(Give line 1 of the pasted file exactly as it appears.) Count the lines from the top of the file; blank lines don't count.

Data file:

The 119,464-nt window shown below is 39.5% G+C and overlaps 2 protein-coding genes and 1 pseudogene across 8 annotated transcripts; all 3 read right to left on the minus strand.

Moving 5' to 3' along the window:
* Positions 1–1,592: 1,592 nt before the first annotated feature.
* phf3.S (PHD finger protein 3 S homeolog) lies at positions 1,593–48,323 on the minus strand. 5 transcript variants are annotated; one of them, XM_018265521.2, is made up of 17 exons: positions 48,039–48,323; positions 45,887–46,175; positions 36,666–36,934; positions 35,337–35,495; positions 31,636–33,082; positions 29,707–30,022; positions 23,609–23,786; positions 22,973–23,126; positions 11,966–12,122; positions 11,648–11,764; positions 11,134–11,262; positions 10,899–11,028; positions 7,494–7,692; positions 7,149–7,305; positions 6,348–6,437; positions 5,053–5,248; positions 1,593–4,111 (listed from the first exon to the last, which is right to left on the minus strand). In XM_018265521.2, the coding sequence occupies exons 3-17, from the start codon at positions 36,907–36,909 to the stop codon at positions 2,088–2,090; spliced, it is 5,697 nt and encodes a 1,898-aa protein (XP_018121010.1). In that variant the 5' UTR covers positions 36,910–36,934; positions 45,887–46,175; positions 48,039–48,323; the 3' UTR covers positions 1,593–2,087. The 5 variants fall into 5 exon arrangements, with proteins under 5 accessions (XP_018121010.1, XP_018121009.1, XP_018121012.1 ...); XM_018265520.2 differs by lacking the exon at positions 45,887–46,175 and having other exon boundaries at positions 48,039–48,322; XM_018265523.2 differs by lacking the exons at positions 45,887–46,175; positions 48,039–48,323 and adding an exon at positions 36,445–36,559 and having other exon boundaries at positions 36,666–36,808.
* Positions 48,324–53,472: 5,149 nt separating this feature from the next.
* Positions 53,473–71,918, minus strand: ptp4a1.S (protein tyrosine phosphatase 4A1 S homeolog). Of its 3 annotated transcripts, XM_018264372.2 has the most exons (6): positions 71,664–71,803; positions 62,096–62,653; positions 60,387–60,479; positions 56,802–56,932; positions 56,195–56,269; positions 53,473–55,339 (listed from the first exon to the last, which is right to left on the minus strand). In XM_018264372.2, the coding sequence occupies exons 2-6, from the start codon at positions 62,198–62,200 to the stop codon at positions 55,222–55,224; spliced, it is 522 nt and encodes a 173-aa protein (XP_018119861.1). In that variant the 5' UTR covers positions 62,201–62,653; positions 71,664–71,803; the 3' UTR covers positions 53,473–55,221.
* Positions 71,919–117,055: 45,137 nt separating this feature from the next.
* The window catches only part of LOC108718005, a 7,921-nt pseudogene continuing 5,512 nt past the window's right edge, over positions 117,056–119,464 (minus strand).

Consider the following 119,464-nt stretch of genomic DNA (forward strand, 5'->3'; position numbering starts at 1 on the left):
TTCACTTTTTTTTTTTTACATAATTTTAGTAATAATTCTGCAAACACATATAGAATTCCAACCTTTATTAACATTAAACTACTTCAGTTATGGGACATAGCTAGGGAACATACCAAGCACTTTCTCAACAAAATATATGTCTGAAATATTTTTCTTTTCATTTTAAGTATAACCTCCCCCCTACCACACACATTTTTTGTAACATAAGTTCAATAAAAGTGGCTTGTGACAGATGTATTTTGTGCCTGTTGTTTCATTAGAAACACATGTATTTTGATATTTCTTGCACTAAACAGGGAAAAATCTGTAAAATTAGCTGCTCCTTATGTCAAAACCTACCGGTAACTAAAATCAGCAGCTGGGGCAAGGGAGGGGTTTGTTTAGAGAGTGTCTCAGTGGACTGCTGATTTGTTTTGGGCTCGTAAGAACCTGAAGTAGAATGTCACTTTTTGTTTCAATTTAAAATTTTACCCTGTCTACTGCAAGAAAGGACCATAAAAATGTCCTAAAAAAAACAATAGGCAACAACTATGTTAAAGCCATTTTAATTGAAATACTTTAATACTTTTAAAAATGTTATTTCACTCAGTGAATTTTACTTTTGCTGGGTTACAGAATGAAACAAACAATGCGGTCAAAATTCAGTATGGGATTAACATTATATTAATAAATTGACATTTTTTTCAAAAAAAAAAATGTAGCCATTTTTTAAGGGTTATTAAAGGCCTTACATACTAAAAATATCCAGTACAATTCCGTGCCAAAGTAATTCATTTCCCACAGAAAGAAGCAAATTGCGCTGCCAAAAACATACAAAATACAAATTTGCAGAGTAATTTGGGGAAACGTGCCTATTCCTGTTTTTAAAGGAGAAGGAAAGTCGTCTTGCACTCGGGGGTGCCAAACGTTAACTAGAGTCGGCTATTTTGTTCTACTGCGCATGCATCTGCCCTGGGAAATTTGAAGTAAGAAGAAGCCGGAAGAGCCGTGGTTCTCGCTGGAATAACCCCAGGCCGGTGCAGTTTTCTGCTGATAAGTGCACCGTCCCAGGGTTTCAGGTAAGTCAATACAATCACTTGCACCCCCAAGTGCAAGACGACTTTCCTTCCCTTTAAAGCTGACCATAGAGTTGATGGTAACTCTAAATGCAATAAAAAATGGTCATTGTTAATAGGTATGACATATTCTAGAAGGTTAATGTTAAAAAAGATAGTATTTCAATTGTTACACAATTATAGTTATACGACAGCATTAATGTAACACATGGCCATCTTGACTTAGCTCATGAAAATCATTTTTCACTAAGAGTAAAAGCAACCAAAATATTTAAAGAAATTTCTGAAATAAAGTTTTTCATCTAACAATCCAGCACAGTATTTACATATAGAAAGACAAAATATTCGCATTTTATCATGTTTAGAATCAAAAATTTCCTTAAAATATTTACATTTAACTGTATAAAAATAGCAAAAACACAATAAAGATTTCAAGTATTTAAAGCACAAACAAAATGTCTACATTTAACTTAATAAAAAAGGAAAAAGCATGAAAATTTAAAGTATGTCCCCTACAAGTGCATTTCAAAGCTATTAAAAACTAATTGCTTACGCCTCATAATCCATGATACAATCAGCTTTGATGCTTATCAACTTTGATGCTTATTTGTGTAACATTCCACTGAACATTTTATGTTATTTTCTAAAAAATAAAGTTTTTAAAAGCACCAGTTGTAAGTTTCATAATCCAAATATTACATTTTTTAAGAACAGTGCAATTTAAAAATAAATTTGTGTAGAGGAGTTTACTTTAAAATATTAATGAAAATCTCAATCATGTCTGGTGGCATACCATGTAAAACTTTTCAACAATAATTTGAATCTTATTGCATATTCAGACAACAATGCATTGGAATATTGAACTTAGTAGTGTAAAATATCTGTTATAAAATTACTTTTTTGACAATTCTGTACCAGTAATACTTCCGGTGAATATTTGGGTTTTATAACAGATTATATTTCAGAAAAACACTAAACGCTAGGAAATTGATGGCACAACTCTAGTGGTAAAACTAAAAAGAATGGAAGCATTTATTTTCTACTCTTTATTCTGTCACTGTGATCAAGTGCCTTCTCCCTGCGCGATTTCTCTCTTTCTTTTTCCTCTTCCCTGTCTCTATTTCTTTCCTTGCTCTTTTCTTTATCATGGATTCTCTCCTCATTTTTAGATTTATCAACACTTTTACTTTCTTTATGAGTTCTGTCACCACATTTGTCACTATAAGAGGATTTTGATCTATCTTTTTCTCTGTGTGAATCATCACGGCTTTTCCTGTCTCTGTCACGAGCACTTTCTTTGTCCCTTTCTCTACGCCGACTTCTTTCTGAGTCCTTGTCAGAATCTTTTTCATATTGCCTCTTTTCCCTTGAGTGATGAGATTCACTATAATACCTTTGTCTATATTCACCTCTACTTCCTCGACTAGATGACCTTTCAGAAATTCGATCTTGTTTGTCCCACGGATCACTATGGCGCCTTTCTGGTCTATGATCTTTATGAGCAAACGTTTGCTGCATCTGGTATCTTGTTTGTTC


The 119,464-nt window shown below is 39.5% G+C and overlaps 2 protein-coding genes and 1 pseudogene across 8 annotated transcripts; all 3 read right to left on the minus strand.